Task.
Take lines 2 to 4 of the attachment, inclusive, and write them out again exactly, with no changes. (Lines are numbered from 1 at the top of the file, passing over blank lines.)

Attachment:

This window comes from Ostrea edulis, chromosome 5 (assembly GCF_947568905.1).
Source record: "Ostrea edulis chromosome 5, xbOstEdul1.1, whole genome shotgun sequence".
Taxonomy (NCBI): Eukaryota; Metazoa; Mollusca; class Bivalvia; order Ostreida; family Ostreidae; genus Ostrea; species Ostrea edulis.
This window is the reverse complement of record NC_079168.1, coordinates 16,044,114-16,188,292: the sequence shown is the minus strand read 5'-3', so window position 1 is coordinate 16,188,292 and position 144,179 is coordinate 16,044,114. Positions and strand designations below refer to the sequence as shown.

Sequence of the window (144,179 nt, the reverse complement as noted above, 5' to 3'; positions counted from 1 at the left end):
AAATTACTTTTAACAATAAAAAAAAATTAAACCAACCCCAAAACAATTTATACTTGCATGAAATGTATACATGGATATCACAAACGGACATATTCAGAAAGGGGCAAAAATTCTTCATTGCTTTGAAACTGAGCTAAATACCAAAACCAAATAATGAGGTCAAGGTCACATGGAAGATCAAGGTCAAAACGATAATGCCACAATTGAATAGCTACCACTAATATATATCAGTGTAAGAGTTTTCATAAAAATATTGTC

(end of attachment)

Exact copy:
Source record: "Ostrea edulis chromosome 5, xbOstEdul1.1, whole genome shotgun sequence".
Taxonomy (NCBI): Eukaryota; Metazoa; Mollusca; class Bivalvia; order Ostreida; family Ostreidae; genus Ostrea; species Ostrea edulis.
This window is the reverse complement of record NC_079168.1, coordinates 16,044,114-16,188,292: the sequence shown is the minus strand read 5'-3', so window position 1 is coordinate 16,188,292 and position 144,179 is coordinate 16,044,114. Positions and strand designations below refer to the sequence as shown.